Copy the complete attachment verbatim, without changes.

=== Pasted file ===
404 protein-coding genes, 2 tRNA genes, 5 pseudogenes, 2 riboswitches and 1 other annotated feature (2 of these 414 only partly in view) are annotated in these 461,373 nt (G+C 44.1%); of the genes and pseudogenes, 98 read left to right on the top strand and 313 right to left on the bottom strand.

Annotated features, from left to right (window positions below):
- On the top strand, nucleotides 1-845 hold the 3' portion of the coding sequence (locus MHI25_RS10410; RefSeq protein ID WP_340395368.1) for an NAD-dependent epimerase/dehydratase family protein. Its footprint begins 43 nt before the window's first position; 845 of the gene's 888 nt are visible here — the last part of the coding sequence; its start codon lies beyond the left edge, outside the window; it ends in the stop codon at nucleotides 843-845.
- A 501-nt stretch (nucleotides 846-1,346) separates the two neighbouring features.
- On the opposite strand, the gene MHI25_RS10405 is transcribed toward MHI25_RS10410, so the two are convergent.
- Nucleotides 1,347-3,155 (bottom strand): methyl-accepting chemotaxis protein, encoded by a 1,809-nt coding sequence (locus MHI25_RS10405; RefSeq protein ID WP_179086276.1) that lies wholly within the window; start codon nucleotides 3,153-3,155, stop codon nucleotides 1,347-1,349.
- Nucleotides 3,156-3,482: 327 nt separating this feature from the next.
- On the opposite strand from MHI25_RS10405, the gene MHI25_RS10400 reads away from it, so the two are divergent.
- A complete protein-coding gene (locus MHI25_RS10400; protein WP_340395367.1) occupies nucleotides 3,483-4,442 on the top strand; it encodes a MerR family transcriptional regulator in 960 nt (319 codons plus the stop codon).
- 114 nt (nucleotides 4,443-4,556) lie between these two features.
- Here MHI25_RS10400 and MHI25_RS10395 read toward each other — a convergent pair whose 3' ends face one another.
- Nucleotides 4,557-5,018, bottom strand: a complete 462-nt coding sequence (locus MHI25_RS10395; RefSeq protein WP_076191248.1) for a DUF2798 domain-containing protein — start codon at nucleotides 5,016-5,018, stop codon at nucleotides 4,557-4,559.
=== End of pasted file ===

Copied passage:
404 protein-coding genes, 2 tRNA genes, 5 pseudogenes, 2 riboswitches and 1 other annotated feature (2 of these 414 only partly in view) are annotated in these 461,373 nt (G+C 44.1%); of the genes and pseudogenes, 98 read left to right on the top strand and 313 right to left on the bottom strand.

Annotated features, from left to right (window positions below):
- On the top strand, nucleotides 1-845 hold the 3' portion of the coding sequence (locus MHI25_RS10410; RefSeq protein ID WP_340395368.1) for an NAD-dependent epimerase/dehydratase family protein. Its footprint begins 43 nt before the window's first position; 845 of the gene's 888 nt are visible here — the last part of the coding sequence; its start codon lies beyond the left edge, outside the window; it ends in the stop codon at nucleotides 843-845.
- A 501-nt stretch (nucleotides 846-1,346) separates the two neighbouring features.
- On the opposite strand, the gene MHI25_RS10405 is transcribed toward MHI25_RS10410, so the two are convergent.
- Nucleotides 1,347-3,155 (bottom strand): methyl-accepting chemotaxis protein, encoded by a 1,809-nt coding sequence (locus MHI25_RS10405; RefSeq protein ID WP_179086276.1) that lies wholly within the window; start codon nucleotides 3,153-3,155, stop codon nucleotides 1,347-1,349.
- Nucleotides 3,156-3,482: 327 nt separating this feature from the next.
- On the opposite strand from MHI25_RS10405, the gene MHI25_RS10400 reads away from it, so the two are divergent.
- A complete protein-coding gene (locus MHI25_RS10400; protein WP_340395367.1) occupies nucleotides 3,483-4,442 on the top strand; it encodes a MerR family transcriptional regulator in 960 nt (319 codons plus the stop codon).
- 114 nt (nucleotides 4,443-4,556) lie between these two features.
- Here MHI25_RS10400 and MHI25_RS10395 read toward each other — a convergent pair whose 3' ends face one another.
- Nucleotides 4,557-5,018, bottom strand: a complete 462-nt coding sequence (locus MHI25_RS10395; RefSeq protein WP_076191248.1) for a DUF2798 domain-containing protein — start codon at nucleotides 5,016-5,018, stop codon at nucleotides 4,557-4,559.